Making Hungarian goulash in a kettle over the open fire
Home-made waffles with syrup and whipped cream for breakfast
Well, yes - but in this case, I didn't even eat any. I was THRILLED because for the first time since buying it two years ago, I successfully used my Griswold cast-iron waffle maker.
When I bought it (used on Craigslist), the castiron was in bad shape. It had no rust, but had been seasoned with vegetable oil, rendering it sticky and useless. Every time I tried to make waffles, the batter would stick, making it impossible to remove the waffle, and making a horrible mess in the process. Over time, from me scrubbing off burnt-in batter, and not seasoning it myself because I knew the cast-iron needed to be stripped and re-seasoned, it started becoming rusty.
Online, I tried to read up on how to get out the old, sticky grease. Putting the cast-iron in the oven didn't produce the necessary heat to rid it of the buildup. Neither did ammonia, and I never quite could get myself to spray it in (highly toxic) oven cleaner. So for the last year, the waffle maker has sat, rusting away.
My last attempt was going to be to set the irons into some hot embers, since this would produce much higher temps than my oven ever could. Online recommendations were divided on this point - some sites suggested this could warp or crack the cast-iron, while others swore by it.
So when the fire pit was nice and hot while cooking the goulash, I decided it was worth a try - all I had to lose was an increasingly rusty antique. However, I was so sceptical it would work, that I didn't even bother taking a "before" picture.
I didn't expect the metal to become glowing red, but it did. Scary! In fact, it became translucent from the extreme heat! Certain that I had permanently ruined the waffle maker, I fished it out, one piece at a time (there are 3 total) with a metal hook, ready to hose it off with cold water like a true blacksmith.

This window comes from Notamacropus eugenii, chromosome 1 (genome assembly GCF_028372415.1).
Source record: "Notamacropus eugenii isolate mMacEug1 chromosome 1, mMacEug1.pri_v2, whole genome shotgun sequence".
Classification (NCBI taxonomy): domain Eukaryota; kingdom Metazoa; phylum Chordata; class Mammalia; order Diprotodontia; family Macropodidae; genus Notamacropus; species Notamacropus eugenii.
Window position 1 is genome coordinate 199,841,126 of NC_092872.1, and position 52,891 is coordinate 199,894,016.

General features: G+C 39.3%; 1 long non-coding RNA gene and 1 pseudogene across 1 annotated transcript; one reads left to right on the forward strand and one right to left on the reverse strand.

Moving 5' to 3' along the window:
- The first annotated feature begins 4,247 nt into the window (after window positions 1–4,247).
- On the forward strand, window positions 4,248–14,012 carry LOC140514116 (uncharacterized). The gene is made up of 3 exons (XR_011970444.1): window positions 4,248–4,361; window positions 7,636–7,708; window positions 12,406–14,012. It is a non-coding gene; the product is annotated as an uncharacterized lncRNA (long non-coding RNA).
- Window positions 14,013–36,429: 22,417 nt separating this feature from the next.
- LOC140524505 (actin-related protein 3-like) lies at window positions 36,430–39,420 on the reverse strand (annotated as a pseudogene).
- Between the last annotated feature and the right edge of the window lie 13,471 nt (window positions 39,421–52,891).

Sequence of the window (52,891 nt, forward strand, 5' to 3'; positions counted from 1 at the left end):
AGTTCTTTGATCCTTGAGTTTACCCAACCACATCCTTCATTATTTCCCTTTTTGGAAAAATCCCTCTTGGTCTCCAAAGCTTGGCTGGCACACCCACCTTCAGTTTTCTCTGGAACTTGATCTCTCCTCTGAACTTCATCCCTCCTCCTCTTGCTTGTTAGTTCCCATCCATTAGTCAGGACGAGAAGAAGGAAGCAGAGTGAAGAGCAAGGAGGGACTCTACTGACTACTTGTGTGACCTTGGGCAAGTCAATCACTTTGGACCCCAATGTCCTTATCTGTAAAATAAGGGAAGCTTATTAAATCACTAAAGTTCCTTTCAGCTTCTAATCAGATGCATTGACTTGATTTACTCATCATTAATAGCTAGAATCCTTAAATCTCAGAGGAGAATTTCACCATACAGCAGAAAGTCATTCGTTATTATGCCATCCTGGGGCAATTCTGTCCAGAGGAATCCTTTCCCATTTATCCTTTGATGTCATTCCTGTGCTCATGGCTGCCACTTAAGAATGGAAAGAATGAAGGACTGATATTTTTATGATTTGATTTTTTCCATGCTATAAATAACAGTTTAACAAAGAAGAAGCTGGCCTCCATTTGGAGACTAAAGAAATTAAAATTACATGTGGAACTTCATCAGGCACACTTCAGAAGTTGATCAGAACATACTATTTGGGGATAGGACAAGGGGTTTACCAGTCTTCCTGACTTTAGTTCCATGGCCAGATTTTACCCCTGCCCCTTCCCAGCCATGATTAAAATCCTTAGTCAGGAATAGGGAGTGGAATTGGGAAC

After being doused with cold water, the pieces were cold enough to handle - and lo and behold, the metal was dry and rough, not at all sticky. The terrible grease buildup was GONE!
The rust was still there, so at this point, I soaked the pieces in a tub with a 50/50 water/apple cider vinegar solution. Two hours later, the rust wiped off with relative ease.
My waffle iron was now de-greased, rust-free, and ready to be re-seasoned correctly. I applied a coat of home-rendered lard (which, unlike plant oils, holds up well on cast-iron even if stored for months), and set it in the oven at a low temperature to season. I thought it would take several coasts to achieve a good non-stick finish, but to my utter surprise, that first coast seemed to do it.
When I cautiously opened the waffle iron to check on the first waffle, I was ready to be let down. Instead, I saw this:
Clearly, not stuck! It plopped right off the top iron, too, and we soon had a big stack of fresh, crisp, delicious waffles waiting to be devoured.
For me, this was VERY exciting. I love when I finally succeed at something I had failed at again and again, and given up on (like, say, gardening - still no success on that front).
Baby Stephen had his fair share, and then fell asleep in his high chair.
Finally, FINALLY, I can throw out my old waffle maker - the last "non-stick" teflon-coated equipment in my kitchen.